Large scale public events are often described as “contentious conversations between challengers and power holders” (Charles Tilly, 1998). CVT sees itself as not exclusively ‘Challenger’ nor ‘Power Holder’ but as an agency that embraces all of these roles as well as advocate, champion and promoter, engaging with all the stakeholders and constituents that make up, are affected by and participate in the Carnival.

These stakeholders and constituents range from the five Arts Arenas and their members, the public including  visitors,  tourists  and  audiences,  Corporate  Donors  &  Sponsors,  local  residents  and traders, stall holders, the Emergency Services, The Funding Agencies and the Regulatory Authorities.

CVT acknowledges that these conversations and discourses with all these constituents are happening against a backdrop of changing demographics to both the Borough and London, a world- wide economic crisis with a likelihood of continuing austerity, a greater willingness to return to current definitions and policies on belonging, citizenship and immigration and heightened concerns around public and personal safety and the threats from terrorist actions.

Therefore, making the event ‘great’ and ensuring a ‘fair deal for residents’, the focus of this survey, will be a major challenge for everyone.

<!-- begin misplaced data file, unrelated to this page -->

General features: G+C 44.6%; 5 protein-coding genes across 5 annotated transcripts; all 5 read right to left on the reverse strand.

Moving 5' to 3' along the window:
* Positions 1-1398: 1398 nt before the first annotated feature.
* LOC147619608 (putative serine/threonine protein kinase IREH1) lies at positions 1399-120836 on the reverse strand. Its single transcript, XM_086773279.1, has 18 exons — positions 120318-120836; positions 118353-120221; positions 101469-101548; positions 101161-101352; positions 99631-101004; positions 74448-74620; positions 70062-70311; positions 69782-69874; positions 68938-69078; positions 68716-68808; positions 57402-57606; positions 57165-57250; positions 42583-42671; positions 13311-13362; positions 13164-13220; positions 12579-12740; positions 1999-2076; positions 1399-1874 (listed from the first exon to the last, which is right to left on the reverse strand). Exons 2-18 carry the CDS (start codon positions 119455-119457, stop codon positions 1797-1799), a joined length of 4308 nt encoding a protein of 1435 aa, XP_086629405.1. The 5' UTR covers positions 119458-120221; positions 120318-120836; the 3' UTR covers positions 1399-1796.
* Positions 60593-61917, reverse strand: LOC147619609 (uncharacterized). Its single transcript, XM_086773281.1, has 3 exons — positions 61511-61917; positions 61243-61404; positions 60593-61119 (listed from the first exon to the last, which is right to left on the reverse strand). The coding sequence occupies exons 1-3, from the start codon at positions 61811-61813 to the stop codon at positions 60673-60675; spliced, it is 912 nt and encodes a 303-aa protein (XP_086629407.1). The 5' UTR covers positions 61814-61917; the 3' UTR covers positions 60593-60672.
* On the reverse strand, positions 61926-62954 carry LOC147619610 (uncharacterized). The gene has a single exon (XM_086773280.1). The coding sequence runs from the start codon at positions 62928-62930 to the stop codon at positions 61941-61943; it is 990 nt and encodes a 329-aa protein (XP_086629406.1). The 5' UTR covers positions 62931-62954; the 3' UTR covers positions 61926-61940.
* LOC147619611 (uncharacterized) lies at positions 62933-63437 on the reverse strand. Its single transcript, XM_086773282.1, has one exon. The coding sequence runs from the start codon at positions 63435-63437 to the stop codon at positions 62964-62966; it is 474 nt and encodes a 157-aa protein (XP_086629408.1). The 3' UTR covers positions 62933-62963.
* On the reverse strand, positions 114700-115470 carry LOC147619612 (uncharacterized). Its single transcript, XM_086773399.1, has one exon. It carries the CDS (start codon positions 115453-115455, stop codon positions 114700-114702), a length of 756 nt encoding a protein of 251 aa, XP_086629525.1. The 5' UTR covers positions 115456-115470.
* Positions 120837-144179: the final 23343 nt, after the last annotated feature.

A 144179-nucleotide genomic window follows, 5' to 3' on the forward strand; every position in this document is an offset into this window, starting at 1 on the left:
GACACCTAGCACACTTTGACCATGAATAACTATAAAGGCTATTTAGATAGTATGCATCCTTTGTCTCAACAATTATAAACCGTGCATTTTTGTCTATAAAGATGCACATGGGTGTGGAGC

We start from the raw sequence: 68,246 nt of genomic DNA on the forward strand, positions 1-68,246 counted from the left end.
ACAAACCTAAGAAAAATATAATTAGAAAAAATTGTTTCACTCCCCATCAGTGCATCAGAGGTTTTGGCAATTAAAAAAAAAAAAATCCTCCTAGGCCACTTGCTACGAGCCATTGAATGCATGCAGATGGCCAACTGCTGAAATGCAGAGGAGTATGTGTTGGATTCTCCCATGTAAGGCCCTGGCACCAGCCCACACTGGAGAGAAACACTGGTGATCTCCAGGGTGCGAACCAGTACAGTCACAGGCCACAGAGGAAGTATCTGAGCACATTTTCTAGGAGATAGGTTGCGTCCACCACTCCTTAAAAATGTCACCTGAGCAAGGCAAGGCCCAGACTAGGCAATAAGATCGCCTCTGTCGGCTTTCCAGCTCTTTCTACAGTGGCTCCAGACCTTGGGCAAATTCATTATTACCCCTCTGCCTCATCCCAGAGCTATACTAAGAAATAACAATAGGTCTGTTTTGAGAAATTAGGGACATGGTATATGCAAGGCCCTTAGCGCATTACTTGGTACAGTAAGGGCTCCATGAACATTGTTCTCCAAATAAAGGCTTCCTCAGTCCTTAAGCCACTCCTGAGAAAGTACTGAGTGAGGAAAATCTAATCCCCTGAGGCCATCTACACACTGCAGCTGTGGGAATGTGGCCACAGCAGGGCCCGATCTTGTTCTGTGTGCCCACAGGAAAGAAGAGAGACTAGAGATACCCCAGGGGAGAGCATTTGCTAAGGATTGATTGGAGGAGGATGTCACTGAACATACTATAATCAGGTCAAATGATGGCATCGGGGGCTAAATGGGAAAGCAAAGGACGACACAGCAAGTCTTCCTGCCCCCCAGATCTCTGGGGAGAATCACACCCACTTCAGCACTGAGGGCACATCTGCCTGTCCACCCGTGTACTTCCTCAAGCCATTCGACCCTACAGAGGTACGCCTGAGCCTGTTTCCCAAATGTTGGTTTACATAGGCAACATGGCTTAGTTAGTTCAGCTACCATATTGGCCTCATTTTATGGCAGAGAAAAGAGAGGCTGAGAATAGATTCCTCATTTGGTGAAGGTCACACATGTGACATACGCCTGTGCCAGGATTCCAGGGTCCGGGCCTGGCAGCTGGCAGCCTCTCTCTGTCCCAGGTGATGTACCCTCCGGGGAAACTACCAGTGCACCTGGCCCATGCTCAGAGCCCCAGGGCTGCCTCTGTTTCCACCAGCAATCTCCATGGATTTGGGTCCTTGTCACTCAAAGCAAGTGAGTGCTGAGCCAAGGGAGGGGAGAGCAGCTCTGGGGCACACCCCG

The London Notting Hill Carnival, like several other Carnivals in the UK, has an acknowledged parentage to the Carnival in Trinidad & Tobago. Defined as a Diasporic Carnival, London Notting Hill Carnival is “not simply exports but also redistributions and reinterpretations of the “original”.(2)

Carnival is both an event that happens in a public space and an art form.

As both an art form and a street festival, Carnival has three main modalities:

  1. A ritual of resistance
  2. A festival of otherness and
  3. Performance Art.

However, for many, the Carnival is also a street party; the annual Bank Holiday festival whose popularity and appeal is participating in a joyous, care free celebration with very few inhibitions.

CVT recognises and accepts that Carnival is all of these things. But as important and as part of its orthodoxy, Carnival is, foremost, an art form that reflects the diverse cultures of London’s many communities and therefore to make the event great will require all stakeholders to focus on developing and promoting this performance base. The managerial, operational and funding of the event need to take whatever steps are necessary to put the creativity and artistry at the centre ensuring that the physical occupation of the performing space is safe and secure for all.